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What do investors think about the use of collaborative robots in factory automation? Focus Investment Banking asserts that machine shops demonstrating smart use of automation attract more attention and higher valuations. From the article:

Robotic automation is no longer the exclusive domain of giant manufacturers making thousands of identical parts. Now, even small metalworking shops can—and increasingly must, if they are to survive—automate at least part of the production of low-volume, high-mix orders. At a relatively small cost in capital and quicker time-to-production, robotic automation can pay huge dividends and a quick return on investment. While automation can’t do all the tasks in a machine shop—at least not yet—it can reduce the amount of work that must be done by a human.

To illustrate their point, Focus interviewed New Scale Robotics’ David Henderson and Vectis Automation’s Josh Pawley. Henderson explained the difference between “incremental automation,” or the ability to break automation projects down into step-by-step pieces, versus traditional industrial automation.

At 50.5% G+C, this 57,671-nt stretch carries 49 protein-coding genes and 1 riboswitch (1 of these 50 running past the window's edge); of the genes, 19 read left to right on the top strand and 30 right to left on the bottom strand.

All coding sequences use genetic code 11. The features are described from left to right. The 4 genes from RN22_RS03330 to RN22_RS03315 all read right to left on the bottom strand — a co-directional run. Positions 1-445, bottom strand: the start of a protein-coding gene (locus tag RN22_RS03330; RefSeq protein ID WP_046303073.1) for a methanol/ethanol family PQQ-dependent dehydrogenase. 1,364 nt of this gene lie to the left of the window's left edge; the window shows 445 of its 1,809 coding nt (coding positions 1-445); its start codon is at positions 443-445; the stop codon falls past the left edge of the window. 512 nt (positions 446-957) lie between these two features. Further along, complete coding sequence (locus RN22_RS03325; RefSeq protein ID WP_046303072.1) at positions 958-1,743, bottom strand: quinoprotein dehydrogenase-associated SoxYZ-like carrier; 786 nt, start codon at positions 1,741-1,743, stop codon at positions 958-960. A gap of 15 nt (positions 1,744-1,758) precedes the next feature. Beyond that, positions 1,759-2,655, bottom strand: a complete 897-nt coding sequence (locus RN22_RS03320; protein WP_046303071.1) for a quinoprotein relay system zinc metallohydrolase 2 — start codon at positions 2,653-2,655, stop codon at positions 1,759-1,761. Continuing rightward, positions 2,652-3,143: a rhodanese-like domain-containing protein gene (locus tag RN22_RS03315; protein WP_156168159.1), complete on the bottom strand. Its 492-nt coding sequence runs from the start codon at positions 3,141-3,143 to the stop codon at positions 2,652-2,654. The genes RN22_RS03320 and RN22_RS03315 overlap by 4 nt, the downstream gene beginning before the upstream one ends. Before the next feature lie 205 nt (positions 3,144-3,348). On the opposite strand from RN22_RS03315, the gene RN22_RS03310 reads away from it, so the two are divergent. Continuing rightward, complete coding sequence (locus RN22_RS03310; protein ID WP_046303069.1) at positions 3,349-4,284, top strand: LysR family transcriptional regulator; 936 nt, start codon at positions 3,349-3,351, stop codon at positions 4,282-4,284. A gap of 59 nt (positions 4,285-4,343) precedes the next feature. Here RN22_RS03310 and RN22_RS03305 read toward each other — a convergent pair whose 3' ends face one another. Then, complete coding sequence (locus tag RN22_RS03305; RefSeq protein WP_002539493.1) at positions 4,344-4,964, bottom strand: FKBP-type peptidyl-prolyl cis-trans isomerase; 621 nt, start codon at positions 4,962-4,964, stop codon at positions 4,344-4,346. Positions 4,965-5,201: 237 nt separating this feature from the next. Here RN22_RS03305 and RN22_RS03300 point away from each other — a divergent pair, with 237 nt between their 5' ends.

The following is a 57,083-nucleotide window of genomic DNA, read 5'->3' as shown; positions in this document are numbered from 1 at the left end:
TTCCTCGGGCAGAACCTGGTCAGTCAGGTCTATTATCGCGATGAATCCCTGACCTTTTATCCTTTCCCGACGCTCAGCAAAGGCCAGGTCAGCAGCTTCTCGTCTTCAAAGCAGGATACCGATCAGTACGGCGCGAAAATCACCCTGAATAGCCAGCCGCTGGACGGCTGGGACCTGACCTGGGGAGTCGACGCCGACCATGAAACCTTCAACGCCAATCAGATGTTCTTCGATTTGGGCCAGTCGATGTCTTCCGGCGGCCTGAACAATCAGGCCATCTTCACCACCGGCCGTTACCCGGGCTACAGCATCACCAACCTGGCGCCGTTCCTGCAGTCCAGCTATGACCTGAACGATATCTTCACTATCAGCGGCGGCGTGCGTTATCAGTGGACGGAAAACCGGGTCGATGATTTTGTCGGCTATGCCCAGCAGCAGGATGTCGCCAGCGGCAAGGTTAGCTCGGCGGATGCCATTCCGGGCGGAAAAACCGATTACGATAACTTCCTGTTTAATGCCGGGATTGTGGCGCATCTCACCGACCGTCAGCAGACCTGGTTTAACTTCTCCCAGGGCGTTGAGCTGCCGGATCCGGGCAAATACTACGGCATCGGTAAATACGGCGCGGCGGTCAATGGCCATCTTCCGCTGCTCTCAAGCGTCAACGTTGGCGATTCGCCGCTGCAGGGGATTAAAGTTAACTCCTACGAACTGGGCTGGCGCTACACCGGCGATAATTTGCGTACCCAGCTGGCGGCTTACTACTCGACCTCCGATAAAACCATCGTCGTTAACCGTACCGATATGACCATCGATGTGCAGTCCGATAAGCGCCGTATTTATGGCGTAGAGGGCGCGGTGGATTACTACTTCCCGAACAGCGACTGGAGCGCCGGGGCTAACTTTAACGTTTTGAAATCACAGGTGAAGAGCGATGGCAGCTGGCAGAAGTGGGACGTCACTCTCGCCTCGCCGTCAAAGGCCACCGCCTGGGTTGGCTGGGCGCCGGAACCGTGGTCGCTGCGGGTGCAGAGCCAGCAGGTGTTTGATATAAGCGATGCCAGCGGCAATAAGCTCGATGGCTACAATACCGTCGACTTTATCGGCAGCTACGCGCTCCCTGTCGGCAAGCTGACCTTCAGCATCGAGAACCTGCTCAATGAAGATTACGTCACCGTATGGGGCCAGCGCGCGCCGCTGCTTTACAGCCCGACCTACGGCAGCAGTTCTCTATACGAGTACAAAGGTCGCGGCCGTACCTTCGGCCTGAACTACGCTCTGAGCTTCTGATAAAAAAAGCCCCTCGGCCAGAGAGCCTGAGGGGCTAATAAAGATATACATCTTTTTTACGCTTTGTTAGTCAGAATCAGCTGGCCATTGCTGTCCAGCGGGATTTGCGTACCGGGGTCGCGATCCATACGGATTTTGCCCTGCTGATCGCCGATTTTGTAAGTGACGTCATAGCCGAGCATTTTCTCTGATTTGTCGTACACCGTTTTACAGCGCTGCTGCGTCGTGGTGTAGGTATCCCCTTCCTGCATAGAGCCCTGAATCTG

“We consistently get requests from people who were thinking of heavy integration, but they haven’t had any automation before, and they wanted a turnkey system which cost $1 million and take a year to implement,” Henderson explained. “But traditional automation for some fabricators is too much to jump into to begin with.

“[Instead,] we can get them up and running in three months for $100,000. By doing that you empower your staff to operate machines, as opposed to having turnkey systems that are dependent on the system integrator. So you get the best out of both automation and your people.”

Read the summary   or download the full article (PDF)  from FocusBankers.com

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